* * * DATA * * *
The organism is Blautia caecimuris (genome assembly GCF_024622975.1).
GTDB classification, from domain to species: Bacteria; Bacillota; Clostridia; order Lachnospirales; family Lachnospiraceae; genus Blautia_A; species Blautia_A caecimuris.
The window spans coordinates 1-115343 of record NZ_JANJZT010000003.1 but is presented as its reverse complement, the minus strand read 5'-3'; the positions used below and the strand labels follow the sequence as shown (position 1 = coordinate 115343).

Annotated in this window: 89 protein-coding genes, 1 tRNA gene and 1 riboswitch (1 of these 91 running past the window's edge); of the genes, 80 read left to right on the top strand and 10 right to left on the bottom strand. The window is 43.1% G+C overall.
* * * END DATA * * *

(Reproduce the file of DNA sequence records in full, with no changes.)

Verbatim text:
The organism is Blautia caecimuris (genome assembly GCF_024622975.1).
GTDB classification, from domain to species: Bacteria; Bacillota; Clostridia; order Lachnospirales; family Lachnospiraceae; genus Blautia_A; species Blautia_A caecimuris.
The window spans coordinates 1-115343 of record NZ_JANJZT010000003.1 but is presented as its reverse complement, the minus strand read 5'-3'; the positions used below and the strand labels follow the sequence as shown (position 1 = coordinate 115343).

Annotated in this window: 89 protein-coding genes, 1 tRNA gene and 1 riboswitch (1 of these 91 running past the window's edge); of the genes, 80 read left to right on the top strand and 10 right to left on the bottom strand. The window is 43.1% G+C overall.